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Teens in UAE use energy drinks to stay awake

Afkar Abdullah /Sharjah
afkarali@khaleejtimes.com Filed on July 7, 2018 | Last updated on July 7, 2018 at 08.44 am
Teens in UAE use energy drinks to stay awake

(M. Sajjad/KT)

Municipality have banned selling energy drinks to those under 16 years.

Teenagers are resorting to energy drinks to stay awake at night during summer holidays, a period when parents become lenient about timings, Khaleej Times has learned.

Children who do not travel outside the country during the vacation have ample time to play games, watch movies and Fifa matches, or chat with friends on social media. In order to stay awake until late, a lot of children, especially in the age group of 13-16 years, are seen consuming energy drinks of various types on the streets and around their buildings to avoid being seen by their parents. The Sharjah Municipality have banned selling energy drinks to those under 16 years and also banned cafeterias from mixing energy drinks with other beverages.

Parents and eyewitnesses

Children were spotted consuming energy drinks around a building on King Abdul Aziz Road in Sharjah, according to security guards. They notified the parents, showing them video footages of the kids drinking and some of them picking up a fight. "But, the situation has not changed as the parents haven't controlled their children," said the security guards. 

Arshad Khan, a resident, said he had noticed children having energy drinks for fun as they don't have much to do during the summer.

The phenomenon is being spread among children because groceries, supermarkets and even pharmacies use various methods to sell the drinks to the children despite the ban. "If the children stop buying energy drinks, the groceries and supermarkets would not make a profit," he said.

Abu Fahad, a parent, said his younger son informed him that his elder brother was drinking an energy drink along with his friend. "I started watching my son and discovered he had been using the energy drink since the closure of the school. He was doing that along with a friend to stay awake all night and sleep during the day. He was missing prayers, meals and family interaction. I talked to him and to his friend's parents and enrolled him in the soccer academy at Al Wasl Club."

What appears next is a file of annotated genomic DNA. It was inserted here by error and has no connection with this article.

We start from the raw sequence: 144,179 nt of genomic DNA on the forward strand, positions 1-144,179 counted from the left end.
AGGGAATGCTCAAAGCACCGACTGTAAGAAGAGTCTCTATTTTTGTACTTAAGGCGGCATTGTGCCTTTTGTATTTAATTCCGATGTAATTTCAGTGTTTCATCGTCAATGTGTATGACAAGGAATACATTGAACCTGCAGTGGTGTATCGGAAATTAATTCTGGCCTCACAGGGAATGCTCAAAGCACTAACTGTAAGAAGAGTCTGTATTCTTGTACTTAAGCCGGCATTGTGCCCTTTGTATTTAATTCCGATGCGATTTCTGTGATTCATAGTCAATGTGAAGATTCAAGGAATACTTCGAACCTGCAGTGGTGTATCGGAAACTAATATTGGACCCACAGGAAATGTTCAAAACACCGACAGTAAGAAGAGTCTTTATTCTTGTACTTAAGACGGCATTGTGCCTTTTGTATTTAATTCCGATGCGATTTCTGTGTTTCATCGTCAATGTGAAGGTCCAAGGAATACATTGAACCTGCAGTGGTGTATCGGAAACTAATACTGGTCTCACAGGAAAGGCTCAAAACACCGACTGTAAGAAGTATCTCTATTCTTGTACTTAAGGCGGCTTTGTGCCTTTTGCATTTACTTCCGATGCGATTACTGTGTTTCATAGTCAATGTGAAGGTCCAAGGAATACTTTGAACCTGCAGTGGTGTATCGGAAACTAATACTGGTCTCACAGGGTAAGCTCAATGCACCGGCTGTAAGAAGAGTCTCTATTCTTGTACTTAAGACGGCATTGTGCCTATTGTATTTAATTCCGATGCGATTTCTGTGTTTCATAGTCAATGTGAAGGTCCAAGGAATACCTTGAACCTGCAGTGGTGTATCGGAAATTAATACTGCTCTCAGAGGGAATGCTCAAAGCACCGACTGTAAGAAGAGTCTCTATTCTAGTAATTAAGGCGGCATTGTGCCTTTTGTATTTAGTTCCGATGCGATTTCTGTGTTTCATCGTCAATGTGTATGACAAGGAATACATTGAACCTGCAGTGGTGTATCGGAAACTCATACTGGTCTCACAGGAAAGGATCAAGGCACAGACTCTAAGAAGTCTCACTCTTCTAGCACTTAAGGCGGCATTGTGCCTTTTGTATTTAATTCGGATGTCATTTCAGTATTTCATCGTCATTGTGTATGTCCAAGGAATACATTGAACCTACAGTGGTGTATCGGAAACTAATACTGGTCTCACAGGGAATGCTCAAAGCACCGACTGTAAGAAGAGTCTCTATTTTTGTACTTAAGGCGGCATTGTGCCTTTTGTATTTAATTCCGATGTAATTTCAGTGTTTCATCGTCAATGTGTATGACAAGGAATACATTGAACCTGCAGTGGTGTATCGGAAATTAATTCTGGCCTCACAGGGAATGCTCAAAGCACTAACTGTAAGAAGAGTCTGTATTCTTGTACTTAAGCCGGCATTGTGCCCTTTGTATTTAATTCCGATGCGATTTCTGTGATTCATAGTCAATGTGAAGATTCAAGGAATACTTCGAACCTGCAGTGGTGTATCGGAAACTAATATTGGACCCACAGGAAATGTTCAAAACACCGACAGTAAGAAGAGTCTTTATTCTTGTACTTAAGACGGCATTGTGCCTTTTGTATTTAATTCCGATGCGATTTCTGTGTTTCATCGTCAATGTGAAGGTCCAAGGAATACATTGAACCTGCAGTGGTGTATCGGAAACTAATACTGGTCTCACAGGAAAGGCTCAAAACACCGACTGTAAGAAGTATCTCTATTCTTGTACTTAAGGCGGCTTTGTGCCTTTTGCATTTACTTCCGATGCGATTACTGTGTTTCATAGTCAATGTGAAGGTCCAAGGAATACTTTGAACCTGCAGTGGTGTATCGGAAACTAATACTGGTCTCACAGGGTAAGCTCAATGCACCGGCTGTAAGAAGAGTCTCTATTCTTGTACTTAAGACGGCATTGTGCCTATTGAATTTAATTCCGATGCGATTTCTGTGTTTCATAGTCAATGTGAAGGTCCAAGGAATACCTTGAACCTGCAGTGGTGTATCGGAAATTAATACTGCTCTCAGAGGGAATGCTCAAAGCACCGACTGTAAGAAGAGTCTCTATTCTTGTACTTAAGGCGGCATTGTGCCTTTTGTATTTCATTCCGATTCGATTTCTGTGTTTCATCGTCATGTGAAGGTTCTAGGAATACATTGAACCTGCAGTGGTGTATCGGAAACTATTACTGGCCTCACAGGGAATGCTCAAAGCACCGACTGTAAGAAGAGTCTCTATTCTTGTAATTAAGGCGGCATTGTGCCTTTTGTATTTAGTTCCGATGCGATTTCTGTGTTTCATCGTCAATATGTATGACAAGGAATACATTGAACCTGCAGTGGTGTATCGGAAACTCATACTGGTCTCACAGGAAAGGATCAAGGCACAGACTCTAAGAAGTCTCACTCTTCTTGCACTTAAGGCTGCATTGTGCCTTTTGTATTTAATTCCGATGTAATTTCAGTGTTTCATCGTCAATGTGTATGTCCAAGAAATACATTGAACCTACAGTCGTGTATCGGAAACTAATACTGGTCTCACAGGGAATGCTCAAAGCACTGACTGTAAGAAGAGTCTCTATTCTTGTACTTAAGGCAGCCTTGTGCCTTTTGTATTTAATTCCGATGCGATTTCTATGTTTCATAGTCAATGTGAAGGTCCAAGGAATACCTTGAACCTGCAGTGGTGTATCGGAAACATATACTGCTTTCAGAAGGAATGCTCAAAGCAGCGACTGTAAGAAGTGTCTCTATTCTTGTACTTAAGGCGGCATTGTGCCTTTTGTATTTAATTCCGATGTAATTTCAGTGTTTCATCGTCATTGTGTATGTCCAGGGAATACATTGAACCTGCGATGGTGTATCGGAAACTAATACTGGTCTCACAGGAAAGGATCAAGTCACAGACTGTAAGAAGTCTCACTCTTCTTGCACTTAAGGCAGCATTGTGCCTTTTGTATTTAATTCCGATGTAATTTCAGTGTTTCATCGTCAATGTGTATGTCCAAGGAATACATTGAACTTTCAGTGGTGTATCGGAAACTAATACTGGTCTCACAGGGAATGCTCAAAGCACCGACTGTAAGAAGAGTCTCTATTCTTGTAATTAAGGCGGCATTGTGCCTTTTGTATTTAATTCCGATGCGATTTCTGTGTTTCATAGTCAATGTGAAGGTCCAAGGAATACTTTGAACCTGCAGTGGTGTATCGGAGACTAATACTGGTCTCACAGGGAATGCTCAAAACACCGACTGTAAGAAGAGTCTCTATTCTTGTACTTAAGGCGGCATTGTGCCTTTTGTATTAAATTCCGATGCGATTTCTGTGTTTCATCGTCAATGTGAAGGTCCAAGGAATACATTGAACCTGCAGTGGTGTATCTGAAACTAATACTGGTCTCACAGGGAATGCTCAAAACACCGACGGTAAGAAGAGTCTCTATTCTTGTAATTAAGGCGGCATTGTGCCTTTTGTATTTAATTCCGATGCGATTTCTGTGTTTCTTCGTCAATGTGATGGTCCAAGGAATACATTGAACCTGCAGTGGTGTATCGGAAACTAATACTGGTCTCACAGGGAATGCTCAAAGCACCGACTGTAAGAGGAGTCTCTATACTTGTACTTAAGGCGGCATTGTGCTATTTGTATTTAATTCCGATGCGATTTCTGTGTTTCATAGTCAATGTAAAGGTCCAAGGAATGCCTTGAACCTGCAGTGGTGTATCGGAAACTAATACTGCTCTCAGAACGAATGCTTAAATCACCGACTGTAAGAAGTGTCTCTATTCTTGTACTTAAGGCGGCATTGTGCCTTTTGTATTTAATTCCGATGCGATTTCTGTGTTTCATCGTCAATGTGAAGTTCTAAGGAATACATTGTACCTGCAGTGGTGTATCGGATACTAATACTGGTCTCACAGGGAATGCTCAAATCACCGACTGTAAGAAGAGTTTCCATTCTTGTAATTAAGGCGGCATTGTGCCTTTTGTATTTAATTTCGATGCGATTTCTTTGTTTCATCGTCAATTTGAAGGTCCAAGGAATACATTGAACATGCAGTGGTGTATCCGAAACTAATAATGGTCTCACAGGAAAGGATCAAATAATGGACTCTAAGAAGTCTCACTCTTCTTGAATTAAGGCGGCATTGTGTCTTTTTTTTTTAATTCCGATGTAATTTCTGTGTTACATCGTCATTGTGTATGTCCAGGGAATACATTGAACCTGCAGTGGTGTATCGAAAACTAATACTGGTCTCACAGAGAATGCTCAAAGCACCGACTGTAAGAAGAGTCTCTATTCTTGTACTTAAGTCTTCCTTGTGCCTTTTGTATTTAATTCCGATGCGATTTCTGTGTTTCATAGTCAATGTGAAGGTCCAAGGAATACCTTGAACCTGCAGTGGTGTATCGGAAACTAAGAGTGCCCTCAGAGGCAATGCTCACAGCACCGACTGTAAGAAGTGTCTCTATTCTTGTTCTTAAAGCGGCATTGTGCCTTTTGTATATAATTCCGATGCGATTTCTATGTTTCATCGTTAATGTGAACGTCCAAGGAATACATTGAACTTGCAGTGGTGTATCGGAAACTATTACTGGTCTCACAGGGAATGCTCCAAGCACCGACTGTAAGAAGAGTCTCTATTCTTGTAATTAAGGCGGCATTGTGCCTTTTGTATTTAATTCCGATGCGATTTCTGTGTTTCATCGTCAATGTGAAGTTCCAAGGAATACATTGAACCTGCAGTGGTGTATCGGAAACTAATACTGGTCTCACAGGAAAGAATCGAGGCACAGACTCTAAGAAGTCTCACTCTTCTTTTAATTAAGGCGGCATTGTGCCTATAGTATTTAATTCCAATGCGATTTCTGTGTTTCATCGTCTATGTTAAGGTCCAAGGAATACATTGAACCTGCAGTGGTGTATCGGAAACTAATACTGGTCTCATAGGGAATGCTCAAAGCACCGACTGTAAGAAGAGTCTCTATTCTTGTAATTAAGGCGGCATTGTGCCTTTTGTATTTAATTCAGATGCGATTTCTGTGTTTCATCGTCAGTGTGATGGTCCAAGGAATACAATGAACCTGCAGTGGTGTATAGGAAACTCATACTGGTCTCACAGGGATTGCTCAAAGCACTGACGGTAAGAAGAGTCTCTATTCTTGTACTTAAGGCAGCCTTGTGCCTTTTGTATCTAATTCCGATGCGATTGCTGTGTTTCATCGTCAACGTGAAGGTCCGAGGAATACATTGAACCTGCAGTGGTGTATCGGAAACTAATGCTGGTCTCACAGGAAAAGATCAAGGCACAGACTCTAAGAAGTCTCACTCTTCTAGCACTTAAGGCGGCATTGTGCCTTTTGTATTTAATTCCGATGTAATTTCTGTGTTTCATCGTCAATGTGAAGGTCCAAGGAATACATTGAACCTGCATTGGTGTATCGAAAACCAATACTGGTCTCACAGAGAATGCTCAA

Another parent said she sensed that her son was hiding something from her. "When I insisted on seeing what it was, I found an energy drink can. He said he needed it to stay awake all night to play games on PS4 with his friend who stays in another country with a different time zone."

The mother urged the authorities concerned to tighten its monitoring on food outlets to ensure they don't flout the rules and cause a health hazard to minors like her son.

Food outlets are aware of ban

A staff at Al Madina Supermarket in Al Qasimia said they do not sell energy drinks to minors, but Arab children mostly demand it. "They think it gives them the energy to play football or other sports and also helps them to stay awake all night to play electronic games," he said. A staff at Rado Supermarket said children somehow find ways to buy drinks - they send an adult or lie about their age. 

"Some of them threaten us to sell them the products. The common consumers of the energy drinks are teenagers from 14 to 18 years old," he said. 

Emergency cases 

Hospitals do not have specific statistics of children falling ill due to consuming energy drinks. 

Officials at Al Qasimi Hospital in Sharjah and Khalifa Hospital in Ajman said they don't have statistics because parents do not inform doctors of the reason behind the illness. "Only after the doctor questions the child do they find out that he had been consuming energy drinks without the knowledge of the parents," they said. 

There have been eight to 20 cases related to energy drinks at Khalifa Hospital. A recent case at Al Qasimi Hospital involved a teenage boy who consumed energy drink mixed with a latte. "The boy almost lost his life as his heart simply couldn't cope with the amount of caffeine in the beverage," said the authorities.

Dr Romaisa Sadequ Khan, a family health specialist, said many parents are not aware of the adverse effects these drinks have on children. "In order to curb the phenomenon, the banning decision should be supported by the parents who must first be educated about the side effects. According to recent studies, energy drinks contain around 75mg to 200mg of caffeine per serving. It is more than double the 34mg of caffeine in coke. Excess consumption of caffeine can lead to negative health effects such as nausea, sleep impairment, cardiovascular issues, and nervousness," she said.

"The quantity of caffeine in energy drinks could result in elevated heart rates, hypertension, anxiety, headaches and interrupted sleep. Minors should not have energy drinks, while adolescents should not consume more than 100mg of caffeine a day," she cautioned. 

afkarali@khaleejtimes.com

Afkar Abdullah


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